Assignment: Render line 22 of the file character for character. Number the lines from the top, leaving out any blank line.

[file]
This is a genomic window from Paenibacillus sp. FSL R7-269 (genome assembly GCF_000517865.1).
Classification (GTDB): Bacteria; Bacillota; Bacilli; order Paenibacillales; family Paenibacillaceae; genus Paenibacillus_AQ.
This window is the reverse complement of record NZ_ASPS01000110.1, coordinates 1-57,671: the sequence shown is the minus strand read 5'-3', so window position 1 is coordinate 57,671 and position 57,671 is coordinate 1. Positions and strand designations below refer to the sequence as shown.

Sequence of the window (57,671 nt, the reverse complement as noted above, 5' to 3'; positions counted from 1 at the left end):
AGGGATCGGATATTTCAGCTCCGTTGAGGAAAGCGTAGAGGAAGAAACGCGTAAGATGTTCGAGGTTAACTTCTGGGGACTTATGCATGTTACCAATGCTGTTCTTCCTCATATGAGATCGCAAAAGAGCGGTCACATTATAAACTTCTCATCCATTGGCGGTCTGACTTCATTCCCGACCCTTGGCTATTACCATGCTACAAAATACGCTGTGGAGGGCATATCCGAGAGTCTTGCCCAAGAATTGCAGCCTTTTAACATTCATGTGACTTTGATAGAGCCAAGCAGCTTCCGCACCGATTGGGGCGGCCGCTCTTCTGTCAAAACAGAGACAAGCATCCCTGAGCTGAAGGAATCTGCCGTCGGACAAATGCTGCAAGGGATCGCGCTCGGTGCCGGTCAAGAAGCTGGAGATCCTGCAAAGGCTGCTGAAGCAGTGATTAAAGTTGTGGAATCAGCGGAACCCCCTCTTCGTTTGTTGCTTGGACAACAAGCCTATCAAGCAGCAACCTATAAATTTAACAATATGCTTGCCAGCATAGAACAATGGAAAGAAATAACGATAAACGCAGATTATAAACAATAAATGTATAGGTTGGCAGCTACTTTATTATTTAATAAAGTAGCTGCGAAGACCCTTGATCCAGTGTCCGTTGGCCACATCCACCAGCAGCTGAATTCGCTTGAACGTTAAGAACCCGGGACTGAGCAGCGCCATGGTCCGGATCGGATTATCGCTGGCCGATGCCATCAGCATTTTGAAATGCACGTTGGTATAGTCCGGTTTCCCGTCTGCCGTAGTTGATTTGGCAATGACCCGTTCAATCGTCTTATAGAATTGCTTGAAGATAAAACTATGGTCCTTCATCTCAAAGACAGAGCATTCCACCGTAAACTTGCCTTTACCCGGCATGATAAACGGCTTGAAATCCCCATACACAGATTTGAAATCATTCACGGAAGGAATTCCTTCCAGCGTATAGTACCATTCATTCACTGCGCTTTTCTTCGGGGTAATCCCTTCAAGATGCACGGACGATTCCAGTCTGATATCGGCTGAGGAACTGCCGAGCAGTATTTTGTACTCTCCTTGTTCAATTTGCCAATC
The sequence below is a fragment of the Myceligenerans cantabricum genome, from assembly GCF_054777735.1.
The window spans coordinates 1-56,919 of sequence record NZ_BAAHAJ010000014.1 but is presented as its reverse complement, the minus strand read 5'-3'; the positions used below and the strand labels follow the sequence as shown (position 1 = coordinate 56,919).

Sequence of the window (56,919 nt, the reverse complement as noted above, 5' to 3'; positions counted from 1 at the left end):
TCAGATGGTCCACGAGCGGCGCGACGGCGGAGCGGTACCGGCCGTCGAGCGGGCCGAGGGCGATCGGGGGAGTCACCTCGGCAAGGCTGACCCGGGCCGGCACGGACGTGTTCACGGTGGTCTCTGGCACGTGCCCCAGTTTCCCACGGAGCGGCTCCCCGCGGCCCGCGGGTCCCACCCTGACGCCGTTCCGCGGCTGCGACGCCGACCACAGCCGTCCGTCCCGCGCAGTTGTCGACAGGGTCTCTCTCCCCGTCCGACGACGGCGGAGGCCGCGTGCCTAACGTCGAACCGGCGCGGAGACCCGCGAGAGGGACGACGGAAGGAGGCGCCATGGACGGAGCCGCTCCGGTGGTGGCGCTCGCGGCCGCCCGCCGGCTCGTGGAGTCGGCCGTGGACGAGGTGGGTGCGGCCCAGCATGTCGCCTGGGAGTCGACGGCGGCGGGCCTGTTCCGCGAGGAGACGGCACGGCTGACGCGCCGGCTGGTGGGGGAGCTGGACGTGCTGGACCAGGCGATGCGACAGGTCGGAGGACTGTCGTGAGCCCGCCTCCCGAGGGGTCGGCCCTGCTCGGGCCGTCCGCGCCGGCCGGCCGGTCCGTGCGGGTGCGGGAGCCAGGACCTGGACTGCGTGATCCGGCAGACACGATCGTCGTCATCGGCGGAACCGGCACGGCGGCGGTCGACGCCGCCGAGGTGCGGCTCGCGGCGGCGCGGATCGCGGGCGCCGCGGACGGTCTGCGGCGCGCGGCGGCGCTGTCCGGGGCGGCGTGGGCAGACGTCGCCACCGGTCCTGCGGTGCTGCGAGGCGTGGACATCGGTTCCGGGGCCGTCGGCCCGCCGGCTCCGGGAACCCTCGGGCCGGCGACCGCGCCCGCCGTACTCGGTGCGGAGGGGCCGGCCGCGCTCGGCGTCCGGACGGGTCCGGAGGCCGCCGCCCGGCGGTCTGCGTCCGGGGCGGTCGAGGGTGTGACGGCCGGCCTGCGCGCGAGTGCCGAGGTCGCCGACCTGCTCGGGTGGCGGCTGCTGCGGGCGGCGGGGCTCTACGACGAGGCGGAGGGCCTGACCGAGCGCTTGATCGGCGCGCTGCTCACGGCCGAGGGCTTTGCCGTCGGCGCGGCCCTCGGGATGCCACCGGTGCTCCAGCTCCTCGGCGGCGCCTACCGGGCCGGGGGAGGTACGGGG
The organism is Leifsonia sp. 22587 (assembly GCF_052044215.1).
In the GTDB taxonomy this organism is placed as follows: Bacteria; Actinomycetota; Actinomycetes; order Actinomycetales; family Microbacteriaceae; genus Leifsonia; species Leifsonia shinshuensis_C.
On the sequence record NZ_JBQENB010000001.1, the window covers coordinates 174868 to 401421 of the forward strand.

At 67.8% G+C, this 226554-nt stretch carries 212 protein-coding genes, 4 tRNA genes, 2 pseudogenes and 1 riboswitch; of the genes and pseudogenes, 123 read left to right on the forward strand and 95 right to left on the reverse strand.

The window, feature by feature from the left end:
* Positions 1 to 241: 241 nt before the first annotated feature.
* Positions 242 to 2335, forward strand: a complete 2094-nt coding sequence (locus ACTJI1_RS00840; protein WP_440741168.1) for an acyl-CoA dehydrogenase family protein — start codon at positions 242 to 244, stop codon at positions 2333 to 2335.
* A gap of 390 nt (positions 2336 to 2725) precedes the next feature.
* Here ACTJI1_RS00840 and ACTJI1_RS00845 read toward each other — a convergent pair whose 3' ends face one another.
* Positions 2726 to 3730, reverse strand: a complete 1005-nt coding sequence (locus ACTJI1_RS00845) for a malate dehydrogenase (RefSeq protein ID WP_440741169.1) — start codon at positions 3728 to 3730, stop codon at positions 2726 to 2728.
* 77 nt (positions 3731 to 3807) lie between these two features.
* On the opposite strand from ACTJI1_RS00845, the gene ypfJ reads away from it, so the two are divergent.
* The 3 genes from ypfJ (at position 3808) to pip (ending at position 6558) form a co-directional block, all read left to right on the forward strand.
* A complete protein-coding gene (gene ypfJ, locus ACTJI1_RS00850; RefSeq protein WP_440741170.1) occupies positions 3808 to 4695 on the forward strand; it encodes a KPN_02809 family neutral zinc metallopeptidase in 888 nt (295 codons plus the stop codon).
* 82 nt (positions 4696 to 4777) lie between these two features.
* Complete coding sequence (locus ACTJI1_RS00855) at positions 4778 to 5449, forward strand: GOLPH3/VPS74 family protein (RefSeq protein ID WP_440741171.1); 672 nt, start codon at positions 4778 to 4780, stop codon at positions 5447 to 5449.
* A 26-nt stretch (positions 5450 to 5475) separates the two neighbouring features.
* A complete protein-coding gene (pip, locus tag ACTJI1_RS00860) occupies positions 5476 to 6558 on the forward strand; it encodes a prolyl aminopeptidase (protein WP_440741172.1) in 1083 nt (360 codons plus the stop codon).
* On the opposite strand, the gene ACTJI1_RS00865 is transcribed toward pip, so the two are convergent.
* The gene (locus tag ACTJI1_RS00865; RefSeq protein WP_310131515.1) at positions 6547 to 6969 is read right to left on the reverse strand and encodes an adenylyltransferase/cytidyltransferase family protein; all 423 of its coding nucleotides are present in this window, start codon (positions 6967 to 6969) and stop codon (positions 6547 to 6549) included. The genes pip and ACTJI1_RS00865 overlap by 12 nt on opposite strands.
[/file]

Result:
* The 3 genes from ypfJ (at position 3808) to pip (ending at position 6558) form a co-directional block, all read left to right on the forward strand.